Why networking is the #1 skill you must master
As an independent management consultant (or anyone else working in sales) you must be able to answer these two questions:
1. How do you find clients who have a desperate need for what you do?
2. How do clients, with a desperate need for what you do, find you?
Most of us would prefer to crack the code to question two.
As time goes by the balance should shift automatically from question one to question two. Your portfolio of clients should regularly call back for more and the people you have worked with before move on to new companies where they need your services. People you have worked with will recommend you to other people. If it doesn’t happen, then you must take a serious look at the quality of your services and the value you provide. That will be the subject of another post on another day.
Until the day where most of your assignments come to you, the only choice you have is to get yourself in front of many potential clients.
Networking is the ultimate skill required in preparing for client engagements.
Social Media Networking
Yes, social media networking and communication works. However, you are most likely not an expert in this field. As a solo practitioner or a boutique firm, you must become a social media expert. YOU are the value proposition, and you cannot delegate the creation of content exposing your value to anyone else. You can delegate some of the plumbing to someone else, but learning and knowing how social media works is a tremendous asset when you are a solo practitioner.
Social media networking is a long-term strategy. Don’t expect results overnight. However, social media networking has the benefit of the long tail. The effects are accumulative.
Social media networking is about content, contribution, and activity. A passive approach of having a profile sitting on LinkedIn is not going to do you any good. Re-posting other people’s content is OK from time to time, but it is not enough if your ambition is to be considered a “subject matter expert” or a “thought leader.”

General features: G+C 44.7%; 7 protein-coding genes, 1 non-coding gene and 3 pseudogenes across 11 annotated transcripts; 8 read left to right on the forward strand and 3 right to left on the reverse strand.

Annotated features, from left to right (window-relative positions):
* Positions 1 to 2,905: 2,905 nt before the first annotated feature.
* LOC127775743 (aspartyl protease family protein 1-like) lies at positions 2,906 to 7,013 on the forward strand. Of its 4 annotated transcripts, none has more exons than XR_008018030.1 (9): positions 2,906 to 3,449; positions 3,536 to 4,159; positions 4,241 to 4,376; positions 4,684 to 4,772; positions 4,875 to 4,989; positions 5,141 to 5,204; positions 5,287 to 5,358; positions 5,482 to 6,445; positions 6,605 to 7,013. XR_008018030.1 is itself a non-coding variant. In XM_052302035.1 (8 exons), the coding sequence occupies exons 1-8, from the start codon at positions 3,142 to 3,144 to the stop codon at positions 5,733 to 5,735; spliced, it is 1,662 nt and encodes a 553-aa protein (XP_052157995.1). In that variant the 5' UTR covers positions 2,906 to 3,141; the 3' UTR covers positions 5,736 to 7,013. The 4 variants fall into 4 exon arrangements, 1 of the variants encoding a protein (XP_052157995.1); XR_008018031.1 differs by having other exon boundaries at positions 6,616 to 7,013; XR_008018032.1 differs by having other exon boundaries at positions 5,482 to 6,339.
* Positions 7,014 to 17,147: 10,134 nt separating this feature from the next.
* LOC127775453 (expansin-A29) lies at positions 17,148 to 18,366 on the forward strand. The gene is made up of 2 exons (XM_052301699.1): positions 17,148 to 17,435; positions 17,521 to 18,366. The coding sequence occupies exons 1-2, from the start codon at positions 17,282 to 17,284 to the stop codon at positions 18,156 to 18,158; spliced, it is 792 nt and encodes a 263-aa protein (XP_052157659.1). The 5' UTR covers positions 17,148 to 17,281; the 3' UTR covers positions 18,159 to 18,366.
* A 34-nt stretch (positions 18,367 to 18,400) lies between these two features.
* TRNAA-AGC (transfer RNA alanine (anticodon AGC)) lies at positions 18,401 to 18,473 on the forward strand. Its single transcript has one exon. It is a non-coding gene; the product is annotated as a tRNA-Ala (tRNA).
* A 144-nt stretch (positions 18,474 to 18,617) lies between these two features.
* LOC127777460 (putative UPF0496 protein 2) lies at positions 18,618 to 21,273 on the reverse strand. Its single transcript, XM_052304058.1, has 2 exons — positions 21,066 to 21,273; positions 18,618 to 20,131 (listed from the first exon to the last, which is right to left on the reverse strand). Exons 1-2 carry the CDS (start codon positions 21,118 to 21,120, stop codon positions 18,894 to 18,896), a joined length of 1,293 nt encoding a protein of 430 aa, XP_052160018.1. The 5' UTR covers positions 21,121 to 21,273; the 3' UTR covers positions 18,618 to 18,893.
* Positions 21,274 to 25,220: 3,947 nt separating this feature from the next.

Social media networking is a web-based activity. Working the web is a numbers game. You should be the poet and write good stuff all the time. You can learn the plumbing from someone that has made the journey before you.
These two books should get you going: The New Rules of Marketing and PR and Content Machine.
Clients engage with people they know and trust or with people they have been recommended to by someone they know and trust. Getting long-term and profitable client engagements come through personal contacts, and therefore networking is the #1 way to generate leads. But selling is VERBOTEN at networking events.
Networking means inviting people for “a cup of coffee,” participating in networking events in your industry association, in the industry association of your clients or in other physical contexts where you meet potential client executives.
Become the Speaker
Getting on the podium is the ultimate way of creating awareness at a networking event. You must deliver quality from the podium, but you do not necessarily have to be the keynote speaker (although this is the most powerful role).
Assume the responsibility for organizing networking events for the industry organization of your clients. Find the speakers among your potential clients and make the introductions. This is an excellent way of increasing awareness and building personal relationships.
Don’t expect immediate results. You are investing in awareness building for your brand (yourself).
Networking is a marketing activity, not a sales activity.